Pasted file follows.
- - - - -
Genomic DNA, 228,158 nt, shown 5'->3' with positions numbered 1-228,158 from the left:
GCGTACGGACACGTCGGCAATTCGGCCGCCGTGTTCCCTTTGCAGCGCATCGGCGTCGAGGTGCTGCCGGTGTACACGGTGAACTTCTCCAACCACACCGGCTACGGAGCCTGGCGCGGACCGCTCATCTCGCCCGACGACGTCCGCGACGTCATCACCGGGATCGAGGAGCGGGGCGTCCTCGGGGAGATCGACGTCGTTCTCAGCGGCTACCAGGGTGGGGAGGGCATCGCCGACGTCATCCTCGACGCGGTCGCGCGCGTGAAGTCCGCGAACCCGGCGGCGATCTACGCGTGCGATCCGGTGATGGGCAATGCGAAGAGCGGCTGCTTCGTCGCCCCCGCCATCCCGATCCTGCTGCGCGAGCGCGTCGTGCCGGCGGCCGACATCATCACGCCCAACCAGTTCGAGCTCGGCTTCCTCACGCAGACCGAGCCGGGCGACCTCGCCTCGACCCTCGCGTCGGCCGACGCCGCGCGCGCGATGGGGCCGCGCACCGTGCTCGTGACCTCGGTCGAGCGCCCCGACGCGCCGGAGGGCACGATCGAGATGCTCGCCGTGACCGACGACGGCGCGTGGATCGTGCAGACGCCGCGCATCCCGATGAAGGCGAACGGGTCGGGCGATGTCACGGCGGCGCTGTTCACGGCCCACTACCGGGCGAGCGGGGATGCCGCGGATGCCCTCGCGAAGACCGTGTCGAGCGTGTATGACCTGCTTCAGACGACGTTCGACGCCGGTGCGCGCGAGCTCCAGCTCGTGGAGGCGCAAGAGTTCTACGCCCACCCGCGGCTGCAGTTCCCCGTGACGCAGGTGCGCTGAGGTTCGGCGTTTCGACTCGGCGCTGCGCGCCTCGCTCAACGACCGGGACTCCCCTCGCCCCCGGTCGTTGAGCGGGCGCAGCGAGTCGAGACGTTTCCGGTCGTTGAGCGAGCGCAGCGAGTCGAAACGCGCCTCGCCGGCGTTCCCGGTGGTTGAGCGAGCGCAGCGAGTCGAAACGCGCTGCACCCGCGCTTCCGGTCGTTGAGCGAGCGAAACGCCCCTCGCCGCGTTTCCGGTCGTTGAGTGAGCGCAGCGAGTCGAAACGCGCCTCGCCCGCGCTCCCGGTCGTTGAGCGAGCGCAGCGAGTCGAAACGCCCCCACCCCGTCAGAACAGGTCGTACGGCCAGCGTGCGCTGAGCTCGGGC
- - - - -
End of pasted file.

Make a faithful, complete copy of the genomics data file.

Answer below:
Genomic DNA, 228,158 nt, shown 5'->3' with positions numbered 1-228,158 from the left:
GCGTACGGACACGTCGGCAATTCGGCCGCCGTGTTCCCTTTGCAGCGCATCGGCGTCGAGGTGCTGCCGGTGTACACGGTGAACTTCTCCAACCACACCGGCTACGGAGCCTGGCGCGGACCGCTCATCTCGCCCGACGACGTCCGCGACGTCATCACCGGGATCGAGGAGCGGGGCGTCCTCGGGGAGATCGACGTCGTTCTCAGCGGCTACCAGGGTGGGGAGGGCATCGCCGACGTCATCCTCGACGCGGTCGCGCGCGTGAAGTCCGCGAACCCGGCGGCGATCTACGCGTGCGATCCGGTGATGGGCAATGCGAAGAGCGGCTGCTTCGTCGCCCCCGCCATCCCGATCCTGCTGCGCGAGCGCGTCGTGCCGGCGGCCGACATCATCACGCCCAACCAGTTCGAGCTCGGCTTCCTCACGCAGACCGAGCCGGGCGACCTCGCCTCGACCCTCGCGTCGGCCGACGCCGCGCGCGCGATGGGGCCGCGCACCGTGCTCGTGACCTCGGTCGAGCGCCCCGACGCGCCGGAGGGCACGATCGAGATGCTCGCCGTGACCGACGACGGCGCGTGGATCGTGCAGACGCCGCGCATCCCGATGAAGGCGAACGGGTCGGGCGATGTCACGGCGGCGCTGTTCACGGCCCACTACCGGGCGAGCGGGGATGCCGCGGATGCCCTCGCGAAGACCGTGTCGAGCGTGTATGACCTGCTTCAGACGACGTTCGACGCCGGTGCGCGCGAGCTCCAGCTCGTGGAGGCGCAAGAGTTCTACGCCCACCCGCGGCTGCAGTTCCCCGTGACGCAGGTGCGCTGAGGTTCGGCGTTTCGACTCGGCGCTGCGCGCCTCGCTCAACGACCGGGACTCCCCTCGCCCCCGGTCGTTGAGCGGGCGCAGCGAGTCGAGACGTTTCCGGTCGTTGAGCGAGCGCAGCGAGTCGAAACGCGCCTCGCCGGCGTTCCCGGTGGTTGAGCGAGCGCAGCGAGTCGAAACGCGCTGCACCCGCGCTTCCGGTCGTTGAGCGAGCGAAACGCCCCTCGCCGCGTTTCCGGTCGTTGAGTGAGCGCAGCGAGTCGAAACGCGCCTCGCCCGCGCTCCCGGTCGTTGAGCGAGCGCAGCGAGTCGAAACGCCCCCACCCCGTCAGAACAGGTCGTACGGCCAGCGTGCGCTGAGCTCGGGC